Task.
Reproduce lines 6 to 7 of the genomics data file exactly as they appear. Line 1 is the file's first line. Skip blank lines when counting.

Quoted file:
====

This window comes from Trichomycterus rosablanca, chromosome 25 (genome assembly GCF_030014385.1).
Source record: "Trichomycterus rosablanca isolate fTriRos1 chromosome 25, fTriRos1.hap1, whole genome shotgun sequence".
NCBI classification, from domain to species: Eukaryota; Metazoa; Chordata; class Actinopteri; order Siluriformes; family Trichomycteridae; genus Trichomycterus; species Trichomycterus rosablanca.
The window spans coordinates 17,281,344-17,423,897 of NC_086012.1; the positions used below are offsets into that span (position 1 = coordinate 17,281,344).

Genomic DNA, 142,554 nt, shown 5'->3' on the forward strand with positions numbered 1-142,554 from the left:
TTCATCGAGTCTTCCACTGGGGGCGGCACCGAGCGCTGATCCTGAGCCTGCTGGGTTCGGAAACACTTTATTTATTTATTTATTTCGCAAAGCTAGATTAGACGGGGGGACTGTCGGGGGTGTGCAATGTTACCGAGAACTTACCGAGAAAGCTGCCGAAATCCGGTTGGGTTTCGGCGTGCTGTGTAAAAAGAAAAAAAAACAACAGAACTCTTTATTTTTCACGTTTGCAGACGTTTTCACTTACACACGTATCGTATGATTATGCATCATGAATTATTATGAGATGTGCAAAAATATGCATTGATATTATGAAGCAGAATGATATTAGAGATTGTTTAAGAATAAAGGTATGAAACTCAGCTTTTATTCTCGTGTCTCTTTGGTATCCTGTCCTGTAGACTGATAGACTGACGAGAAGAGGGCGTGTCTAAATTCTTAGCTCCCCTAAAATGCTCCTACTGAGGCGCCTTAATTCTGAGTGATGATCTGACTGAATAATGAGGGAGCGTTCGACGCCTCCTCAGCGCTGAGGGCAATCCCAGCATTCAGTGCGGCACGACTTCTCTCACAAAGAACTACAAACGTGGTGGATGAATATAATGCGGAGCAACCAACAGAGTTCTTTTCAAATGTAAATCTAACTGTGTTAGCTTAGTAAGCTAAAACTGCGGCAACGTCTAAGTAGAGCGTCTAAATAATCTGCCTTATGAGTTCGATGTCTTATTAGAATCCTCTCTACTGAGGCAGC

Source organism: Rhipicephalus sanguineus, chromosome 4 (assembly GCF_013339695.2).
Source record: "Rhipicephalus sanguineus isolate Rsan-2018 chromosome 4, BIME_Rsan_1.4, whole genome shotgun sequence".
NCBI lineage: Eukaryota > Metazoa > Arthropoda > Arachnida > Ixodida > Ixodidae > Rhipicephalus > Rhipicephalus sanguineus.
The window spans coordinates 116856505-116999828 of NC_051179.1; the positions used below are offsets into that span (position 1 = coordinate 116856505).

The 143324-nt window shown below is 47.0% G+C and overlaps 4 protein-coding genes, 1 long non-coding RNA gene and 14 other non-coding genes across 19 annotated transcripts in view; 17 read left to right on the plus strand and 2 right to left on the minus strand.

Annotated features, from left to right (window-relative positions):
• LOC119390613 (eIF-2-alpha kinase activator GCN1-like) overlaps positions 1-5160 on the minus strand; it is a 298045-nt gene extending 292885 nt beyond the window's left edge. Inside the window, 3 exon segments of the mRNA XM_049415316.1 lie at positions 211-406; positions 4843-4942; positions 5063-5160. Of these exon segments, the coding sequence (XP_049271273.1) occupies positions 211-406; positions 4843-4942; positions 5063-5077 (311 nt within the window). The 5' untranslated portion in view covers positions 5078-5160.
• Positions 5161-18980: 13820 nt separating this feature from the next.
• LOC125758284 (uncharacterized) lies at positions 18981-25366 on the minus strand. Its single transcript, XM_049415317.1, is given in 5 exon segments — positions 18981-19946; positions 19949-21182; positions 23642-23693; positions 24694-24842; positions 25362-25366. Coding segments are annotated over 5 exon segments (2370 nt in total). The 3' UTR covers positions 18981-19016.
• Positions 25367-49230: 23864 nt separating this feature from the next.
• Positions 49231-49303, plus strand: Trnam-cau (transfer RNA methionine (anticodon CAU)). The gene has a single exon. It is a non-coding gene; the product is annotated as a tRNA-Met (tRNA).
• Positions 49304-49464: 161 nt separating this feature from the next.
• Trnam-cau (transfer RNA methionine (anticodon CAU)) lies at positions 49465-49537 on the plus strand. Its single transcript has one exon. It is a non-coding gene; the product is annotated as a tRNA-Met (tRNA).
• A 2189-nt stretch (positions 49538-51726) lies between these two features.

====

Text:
TTCATCGAGTCTTCCACTGGGGGCGGCACCGAGCGCTGATCCTGAGCCTGCTGGGTTCGGAAACACTTTATTTATTTATTTATTTCGCAAAGCTAGATTAGACGGGGGGACTGTCGGGGGTGTGCAATGTTACCGAGAACTTACCGAGAAAGCTGCCGAAATCCGGTTGGGTTTCGGCGTGCTGTGTAAAAAGAAAAAAAAACAACAGAACTCTTTATTTTTCACGTTTGCAGACGTTTTCACTTACACACGTATCGTATGATTATGCATCATGAATTATTATGAGATGTGCAAAAATATGCATTGATATTATGAAGCAGAATGATATTAGAGATTGTTTAAGAATAAAGGTATGAAACTCAGCTTTTATTCTCGTGTCTCTTTGGTATCCTGTCCTGTAGACTGATAGACTGACGAGAAGAGGGCGTGTCTAAATTCTTAGCTCCCCTAAAATGCTCCTACTGAGGCGCCTTAATTCTGAGTGATGATCTGACTGAATAATGAGGGAGCGTTCGACGCCTCCTCAGCGCTGAGGGCAATCCCAGCATTCAGTGCGGCACGACTTCTCTCACAAAGAACTACAAACGTGGTGGATGAATATAATGCGGAGCAACCAACAGAGTTCTTTTCAAATGTAAATCTAACTGTGTTAGCTTAGTAAGCTAAAACTGCGGCAACGTCTAAGTAGAGCGTCTAAATAATCTGCCTTATGAGTTCGATGTCTTATTAGAATCCTCTCTACTGAGGCAGC

Source organism: Rhipicephalus sanguineus, chromosome 4 (assembly GCF_013339695.2).